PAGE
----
If you ask an average person what he or she knows about probate, you’ll likely get one of two responses. First, people might have no idea what you’re talking about. Second, they might have some idea of what probate is, but they will know that it’s probably something best avoided.
While the second answer isn’t exactly correct, there are good reasons why creating an estate plan to avoid probate is a good idea. As part of this goal, some people believe they can use jointly owned property to help avoid probate. While that is true, jointly owned property is not the best way to avoid probate. Let’s look at why.
Different Property Ownership Types
Not all forms of jointly owned property will allow you to avoid probate. For example, if you own property as tenants in common or community property, each co-owner has the individual right to dispose of his or her ownership portion. If one of the co-owners should die, that ownership interest must be treated in the same way as other individual property and, in some cases, must pass through the probate process before a new owner can inherit it.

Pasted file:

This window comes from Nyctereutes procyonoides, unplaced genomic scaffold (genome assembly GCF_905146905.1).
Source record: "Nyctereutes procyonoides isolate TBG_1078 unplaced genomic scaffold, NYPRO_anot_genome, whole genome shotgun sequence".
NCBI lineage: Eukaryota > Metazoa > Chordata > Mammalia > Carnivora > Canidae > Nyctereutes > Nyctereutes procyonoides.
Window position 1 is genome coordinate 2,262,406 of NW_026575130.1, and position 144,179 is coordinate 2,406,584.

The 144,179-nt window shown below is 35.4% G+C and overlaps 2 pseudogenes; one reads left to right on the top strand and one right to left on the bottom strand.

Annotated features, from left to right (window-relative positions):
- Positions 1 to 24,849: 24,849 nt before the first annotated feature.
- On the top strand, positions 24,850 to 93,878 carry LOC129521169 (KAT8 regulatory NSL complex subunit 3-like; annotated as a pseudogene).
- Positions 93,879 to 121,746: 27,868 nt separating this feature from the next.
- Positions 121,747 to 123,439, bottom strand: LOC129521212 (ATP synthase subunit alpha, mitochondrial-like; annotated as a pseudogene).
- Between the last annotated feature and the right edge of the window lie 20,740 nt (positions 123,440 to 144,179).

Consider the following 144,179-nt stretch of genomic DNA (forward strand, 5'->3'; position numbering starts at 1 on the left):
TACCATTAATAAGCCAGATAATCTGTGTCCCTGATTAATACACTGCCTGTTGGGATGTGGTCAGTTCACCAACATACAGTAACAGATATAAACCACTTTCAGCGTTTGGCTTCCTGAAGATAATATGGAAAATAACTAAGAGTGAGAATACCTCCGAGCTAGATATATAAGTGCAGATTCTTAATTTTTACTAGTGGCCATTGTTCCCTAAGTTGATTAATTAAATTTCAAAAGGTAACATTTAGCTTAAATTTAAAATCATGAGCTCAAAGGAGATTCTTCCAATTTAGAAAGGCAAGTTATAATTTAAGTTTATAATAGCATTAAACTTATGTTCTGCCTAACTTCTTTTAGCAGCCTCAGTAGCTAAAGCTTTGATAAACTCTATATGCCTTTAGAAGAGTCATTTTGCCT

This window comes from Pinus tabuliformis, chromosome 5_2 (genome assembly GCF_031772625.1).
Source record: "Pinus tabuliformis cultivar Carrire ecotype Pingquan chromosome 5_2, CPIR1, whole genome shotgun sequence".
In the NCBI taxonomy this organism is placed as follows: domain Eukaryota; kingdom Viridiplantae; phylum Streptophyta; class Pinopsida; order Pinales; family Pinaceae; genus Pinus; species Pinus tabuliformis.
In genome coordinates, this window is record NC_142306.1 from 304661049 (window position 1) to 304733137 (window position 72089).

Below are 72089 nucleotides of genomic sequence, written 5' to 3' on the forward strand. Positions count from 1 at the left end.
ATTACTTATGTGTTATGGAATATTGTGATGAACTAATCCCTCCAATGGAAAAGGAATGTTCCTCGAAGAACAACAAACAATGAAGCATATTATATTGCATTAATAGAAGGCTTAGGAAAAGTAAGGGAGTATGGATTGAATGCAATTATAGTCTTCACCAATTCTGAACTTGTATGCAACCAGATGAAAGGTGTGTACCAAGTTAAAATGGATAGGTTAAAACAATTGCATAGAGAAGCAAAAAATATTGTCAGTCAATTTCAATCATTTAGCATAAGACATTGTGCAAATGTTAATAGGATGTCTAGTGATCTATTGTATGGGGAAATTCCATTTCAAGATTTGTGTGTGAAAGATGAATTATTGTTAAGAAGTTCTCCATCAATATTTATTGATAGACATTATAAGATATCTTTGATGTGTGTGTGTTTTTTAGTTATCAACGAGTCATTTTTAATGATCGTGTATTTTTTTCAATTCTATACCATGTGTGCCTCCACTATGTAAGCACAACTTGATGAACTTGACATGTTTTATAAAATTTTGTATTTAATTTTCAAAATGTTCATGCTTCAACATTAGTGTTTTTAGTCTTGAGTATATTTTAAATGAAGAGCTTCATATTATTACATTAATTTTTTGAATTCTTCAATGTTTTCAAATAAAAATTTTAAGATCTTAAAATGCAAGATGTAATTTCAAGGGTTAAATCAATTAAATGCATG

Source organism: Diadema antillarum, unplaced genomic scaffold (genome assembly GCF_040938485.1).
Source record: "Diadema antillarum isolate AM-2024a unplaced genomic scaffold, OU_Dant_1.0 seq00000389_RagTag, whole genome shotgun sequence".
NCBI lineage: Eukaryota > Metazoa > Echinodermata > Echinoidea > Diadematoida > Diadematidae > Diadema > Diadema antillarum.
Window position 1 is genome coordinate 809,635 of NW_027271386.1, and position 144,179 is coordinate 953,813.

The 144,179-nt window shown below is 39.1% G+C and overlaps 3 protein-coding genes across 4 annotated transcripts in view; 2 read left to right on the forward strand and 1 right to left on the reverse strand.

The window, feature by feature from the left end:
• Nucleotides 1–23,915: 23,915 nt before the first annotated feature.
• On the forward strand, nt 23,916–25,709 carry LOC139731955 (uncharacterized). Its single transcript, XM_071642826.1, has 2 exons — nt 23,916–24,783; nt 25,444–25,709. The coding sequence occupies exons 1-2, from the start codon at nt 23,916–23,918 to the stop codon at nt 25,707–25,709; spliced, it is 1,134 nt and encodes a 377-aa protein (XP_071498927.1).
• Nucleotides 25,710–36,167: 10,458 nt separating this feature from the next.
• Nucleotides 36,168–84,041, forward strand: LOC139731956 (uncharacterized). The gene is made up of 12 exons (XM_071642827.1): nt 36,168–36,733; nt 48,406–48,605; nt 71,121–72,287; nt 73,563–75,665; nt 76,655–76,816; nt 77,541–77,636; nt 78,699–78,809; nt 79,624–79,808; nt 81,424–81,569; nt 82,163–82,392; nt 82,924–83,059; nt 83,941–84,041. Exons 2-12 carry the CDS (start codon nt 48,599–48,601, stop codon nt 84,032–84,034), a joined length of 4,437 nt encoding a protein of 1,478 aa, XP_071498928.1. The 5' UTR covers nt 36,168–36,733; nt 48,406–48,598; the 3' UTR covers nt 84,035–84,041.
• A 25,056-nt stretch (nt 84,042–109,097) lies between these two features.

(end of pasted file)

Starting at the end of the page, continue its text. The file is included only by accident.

Other forms of property, such as joint tenancy with the right of survivorship, does allow for some limited probate avoidance. For example, a husband and wife who own a home as joint tenants do not have to have the property probated if one of the spouses should die. This type of property allows for the remaining co-owner to automatically become the sole owner after the death of the other spouse.
However, after that the remaining spouse no longer owns the property as a joint owner, and thus the property must pass through probate when the remaining spouse dies. This effectively means that joint ownership can allow you to delay probate, but it will not allow you to avoid it completely.
The best way to make intelligent decisions about the planning of your estate is to work with an experienced and qualified estate planning attorney.
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